The COVID-19 outbreak has exposed the vulnerabilities of global supply chains as each one of us became overly dependent on third party suppliers. Be it international or domestic, or even in-house operations, supply chains have been disrupted due to nation-wide government-imposed restrictions, further disrupting logistics. Case in point, eCommerce businesses.
Increased border controls and customs regulations are resulting in longer wait times. Both in terms of the products or raw materials becoming available to eCommerce businesses for selling, and last-mile fulfilments.
In addition to the above, the pandemic has resulted in the rise of anti-globalization. As per current forecasts published, there has been a 13-32% decline in merchandise and about 40% reduction in direct foreign investment.
Now what did not change during this period, are consumer expectations. More so, driven by their past interaction with industry leaders like Amazon, Walmart and Alibaba.
But they too suffered the impact of COVID-19 disruption across their eCommerce supply chain and logistics. For that matter, in April 2020, Amazon received 800,000 negative reviews, twice of what it was in April 2019. The eCommerce giant saw many of its loyal customers walk out to the likes of Walmart, who eventually too did crack under the pressure of expectations.
Supply chain and logistic management – What went wrong?
The evolution of e-commerce happened in parallel with globalization.
The e-evolution disrupted supply chains, storage businesses, and customer experiences.
And there began the problem.
1. Lesser flexibility in supply chain
As consumer demands increased, eCommerce businesses started to focus more on optimizing their supply chains. Businesses chose to either minimize their inventory to certain localities or partner with international suppliers to source their product lines and raw materials.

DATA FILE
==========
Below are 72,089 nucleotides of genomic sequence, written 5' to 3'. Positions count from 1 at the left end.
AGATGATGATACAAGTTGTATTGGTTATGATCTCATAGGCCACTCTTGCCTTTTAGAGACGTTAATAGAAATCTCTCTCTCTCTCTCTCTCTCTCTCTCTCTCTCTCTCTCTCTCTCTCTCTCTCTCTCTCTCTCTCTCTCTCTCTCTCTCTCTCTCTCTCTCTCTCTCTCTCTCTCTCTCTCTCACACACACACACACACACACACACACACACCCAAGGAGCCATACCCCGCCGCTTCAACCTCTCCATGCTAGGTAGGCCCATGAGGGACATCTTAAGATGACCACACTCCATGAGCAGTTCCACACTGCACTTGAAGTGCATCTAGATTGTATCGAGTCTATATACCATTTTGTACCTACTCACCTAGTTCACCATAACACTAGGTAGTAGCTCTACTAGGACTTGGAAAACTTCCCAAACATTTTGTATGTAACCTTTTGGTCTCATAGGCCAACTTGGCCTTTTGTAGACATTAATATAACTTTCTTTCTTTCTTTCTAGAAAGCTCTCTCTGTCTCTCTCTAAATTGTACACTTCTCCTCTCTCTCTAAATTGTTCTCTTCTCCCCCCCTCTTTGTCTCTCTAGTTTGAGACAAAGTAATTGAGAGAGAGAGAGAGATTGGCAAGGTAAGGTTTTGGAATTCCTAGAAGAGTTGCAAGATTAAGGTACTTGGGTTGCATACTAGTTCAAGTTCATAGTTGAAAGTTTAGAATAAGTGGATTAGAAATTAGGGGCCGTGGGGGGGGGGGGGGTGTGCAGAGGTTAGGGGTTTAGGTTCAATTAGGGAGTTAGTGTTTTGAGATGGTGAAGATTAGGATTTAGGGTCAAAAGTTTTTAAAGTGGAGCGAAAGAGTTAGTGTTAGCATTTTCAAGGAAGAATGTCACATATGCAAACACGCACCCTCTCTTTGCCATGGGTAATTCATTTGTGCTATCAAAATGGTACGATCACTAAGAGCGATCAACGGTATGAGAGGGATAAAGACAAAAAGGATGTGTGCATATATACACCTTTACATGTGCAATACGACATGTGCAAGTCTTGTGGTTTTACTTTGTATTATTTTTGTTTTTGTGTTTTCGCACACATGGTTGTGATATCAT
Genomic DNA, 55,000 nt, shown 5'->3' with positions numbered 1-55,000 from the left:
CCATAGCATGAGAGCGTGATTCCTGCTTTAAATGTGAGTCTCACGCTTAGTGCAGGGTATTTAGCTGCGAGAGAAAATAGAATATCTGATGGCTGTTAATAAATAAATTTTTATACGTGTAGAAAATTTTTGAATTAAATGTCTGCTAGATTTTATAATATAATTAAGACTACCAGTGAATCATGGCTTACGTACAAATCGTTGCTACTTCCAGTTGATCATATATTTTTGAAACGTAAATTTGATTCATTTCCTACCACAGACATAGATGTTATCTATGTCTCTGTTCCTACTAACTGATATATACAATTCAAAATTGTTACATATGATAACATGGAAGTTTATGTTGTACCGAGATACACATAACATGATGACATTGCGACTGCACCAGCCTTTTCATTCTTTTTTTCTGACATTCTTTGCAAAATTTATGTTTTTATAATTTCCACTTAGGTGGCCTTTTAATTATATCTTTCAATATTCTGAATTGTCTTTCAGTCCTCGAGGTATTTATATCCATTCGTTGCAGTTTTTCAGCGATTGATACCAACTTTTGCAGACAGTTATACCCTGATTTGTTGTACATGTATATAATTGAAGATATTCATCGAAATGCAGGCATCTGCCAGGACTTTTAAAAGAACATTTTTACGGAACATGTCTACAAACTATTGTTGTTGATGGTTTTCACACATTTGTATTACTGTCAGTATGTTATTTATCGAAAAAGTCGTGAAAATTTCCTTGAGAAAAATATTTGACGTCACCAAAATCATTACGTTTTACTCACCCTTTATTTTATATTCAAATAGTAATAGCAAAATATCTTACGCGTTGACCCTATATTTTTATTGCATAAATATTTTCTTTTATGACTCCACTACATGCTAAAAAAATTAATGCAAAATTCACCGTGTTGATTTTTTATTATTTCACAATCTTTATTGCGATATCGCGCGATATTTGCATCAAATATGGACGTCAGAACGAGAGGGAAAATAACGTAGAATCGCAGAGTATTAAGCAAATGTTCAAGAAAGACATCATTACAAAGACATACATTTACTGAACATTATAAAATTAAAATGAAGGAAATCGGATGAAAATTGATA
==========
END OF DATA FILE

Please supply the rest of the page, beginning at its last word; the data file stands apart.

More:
But this decades-long focus on supply chain optimization to minimize costs, reduce inventories, and drive up asset utilization removed buffers and flexibility to absorb disruptions. The outbreak of COVID-19 only brought out these vulnerabilities in the framework, resulting in global shocks.
According to a survey by the Institute of Supply Management, the lead times of inventory have nearly doubled for US retailers alone. Owing to no air and ocean freight movements, supply shortages have now compounded globally.
2. Regionalization of manufacturing
According to the World Trade Summary of 2000, there were five prime exporters of the world: US, Germany, Japan, China, and France.
But by 2019, as per Statista, China moved to the top slot.
Yet, due to skilled labour and ease of doing business, a large part of the world’s production shifted to China.
In the last decade alone, the export capacity of China increased by 12 times.
Tech giants like Apple source 66% of its components from countries like Taiwan and China. They have 380 of the total 809 production facilities in China. The focus on cost-cutting has always been obvious.
But with the COVID-19 outbreak, the Institute of Supply Management also reported the following observations:
- Manufacturing facilities in China are now operating with 56% lesser storage capacity and labour
- 62% of the respondents experienced delays in order reception
- More than half are not receiving enough information about their supplies
- Goods movement within China is experiencing delays
- Goods loading at ports has also been seeing delays
- 57% noted longer lead times for Tier-1 China-sourced components
- The average lead times are now more than double compared to the end of 2019